If you’re an alien planning to invade the Earth, choose today, July 11. Chances are that our planet will offer little or no resistance.
On that day, most members of the Earth’s dominant species – the nearly 7 billion humans – will be preoccupied with 22 able-bodied men chasing a little hollow sphere. It’s only a game, really, but what a game: the whole world holds its breath as the ‘titans of kick’ clash in the FIFA World Cup Final.
Played across 10 venues in South Africa, this was much more than a sporting tournament. It’s the ultimate celebration of the world’s most popular sport, held once every four years. More popular than the Olympics, it demonstrates the sheer power of sports and media to bring together – momentarily, at least – the usually fragmented and squabbling humanity.
Indeed, the exuberant and vuvuzela-blaring spectators flocking to South African stadiums make up only a small part of the global audience following these games. Far more are following it on big or small screens all over the world. When a game is underway, it’s not just the fans of two participating nations who cheer or despair. For 90 scintillating minutes, human divisions like race, skin colour and literacy are blurred and forgotten.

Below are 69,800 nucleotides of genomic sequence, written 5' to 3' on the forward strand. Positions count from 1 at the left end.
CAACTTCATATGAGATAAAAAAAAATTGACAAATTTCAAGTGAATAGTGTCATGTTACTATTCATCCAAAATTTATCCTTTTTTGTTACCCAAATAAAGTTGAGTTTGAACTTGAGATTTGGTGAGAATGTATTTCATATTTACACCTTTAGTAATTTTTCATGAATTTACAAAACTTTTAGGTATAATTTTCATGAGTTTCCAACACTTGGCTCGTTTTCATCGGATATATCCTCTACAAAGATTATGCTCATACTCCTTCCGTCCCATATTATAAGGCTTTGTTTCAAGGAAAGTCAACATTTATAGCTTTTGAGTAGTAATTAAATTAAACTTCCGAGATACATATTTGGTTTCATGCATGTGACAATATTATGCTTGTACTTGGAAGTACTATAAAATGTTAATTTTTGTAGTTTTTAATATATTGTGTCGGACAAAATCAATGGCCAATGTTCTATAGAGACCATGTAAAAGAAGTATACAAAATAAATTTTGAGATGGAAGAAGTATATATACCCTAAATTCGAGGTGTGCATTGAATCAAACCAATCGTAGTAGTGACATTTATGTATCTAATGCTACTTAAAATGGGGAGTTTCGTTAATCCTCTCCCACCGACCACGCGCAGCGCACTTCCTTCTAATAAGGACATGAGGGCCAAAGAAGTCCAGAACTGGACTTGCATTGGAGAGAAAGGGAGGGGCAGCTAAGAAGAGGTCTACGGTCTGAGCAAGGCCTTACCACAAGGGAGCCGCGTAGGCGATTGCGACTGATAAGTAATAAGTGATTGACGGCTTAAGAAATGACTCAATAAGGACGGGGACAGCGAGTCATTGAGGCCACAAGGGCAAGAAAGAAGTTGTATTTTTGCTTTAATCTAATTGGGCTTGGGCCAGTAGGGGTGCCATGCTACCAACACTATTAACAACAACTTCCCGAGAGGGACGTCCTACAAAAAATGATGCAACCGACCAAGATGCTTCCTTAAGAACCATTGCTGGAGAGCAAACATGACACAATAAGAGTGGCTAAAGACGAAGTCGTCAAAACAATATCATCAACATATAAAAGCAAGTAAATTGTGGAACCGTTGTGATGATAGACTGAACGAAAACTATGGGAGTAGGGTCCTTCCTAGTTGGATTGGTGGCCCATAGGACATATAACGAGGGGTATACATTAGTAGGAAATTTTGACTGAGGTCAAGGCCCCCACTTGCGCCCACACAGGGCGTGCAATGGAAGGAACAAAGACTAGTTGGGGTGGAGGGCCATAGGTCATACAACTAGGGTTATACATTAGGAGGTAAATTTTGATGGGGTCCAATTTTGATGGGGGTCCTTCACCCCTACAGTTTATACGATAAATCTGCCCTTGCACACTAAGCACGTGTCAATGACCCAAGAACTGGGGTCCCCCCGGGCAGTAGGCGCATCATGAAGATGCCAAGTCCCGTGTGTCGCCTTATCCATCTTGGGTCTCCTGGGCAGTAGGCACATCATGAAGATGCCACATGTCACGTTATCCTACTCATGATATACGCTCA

At that moment, we are all citizens of Planet Football.
On June 24 evening, standing at a street-side pub in the charming little Swiss town of Nyon, on the bank of Lake Geneva, I watched Japan play Denmark. The small crowd around the large flat-screen TV was a miniature global family, and included a solitary Japanese – a colleague from NHK, Japan’s public broadcaster. Evening light was still fading in Europe when Japan won 3-1 to enter the final 16. Seven hours ahead in time, and well past their midnight, the land of the rising sun erupted in jubilation. Distances and time zones didn’t matter.
Such scenes were being repeated as various teams advanced or dropped out in the tournament. This sporting event is tipped to be the most-watched television event in history. Hundreds of broadcasters are transmitting the World Cup to a cumulative TV audience that FIFA estimates to reach more than 26 billion people.
‘Live’ from the Earth
The operative word here is ‘live’ – kick by kick, goal by goal, as it happens. Arthur C. Clarke, who in 1945 first envisaged the use of geostationary satellites for global broadcasting, once suggested a neat phrase to sum up this remarkable phenomenon: How the World was One.
For the past month, the winning formula for unifying the Global Family seemed to be: international football + live broadcasts + live coverage via the web and mobile phones.
And it’s by no means a passive family of couch potatoes. Media and telecom companies have launched mobile applications, most of which offer live scores, news updates or interactive features. Some integrated with social media platforms like Facebook or Twitter. As Associated Press reported when the tournament kicked off: “With games airing live on cell phones and computers, the World Cup will get more online coverage than any major sporting event yet".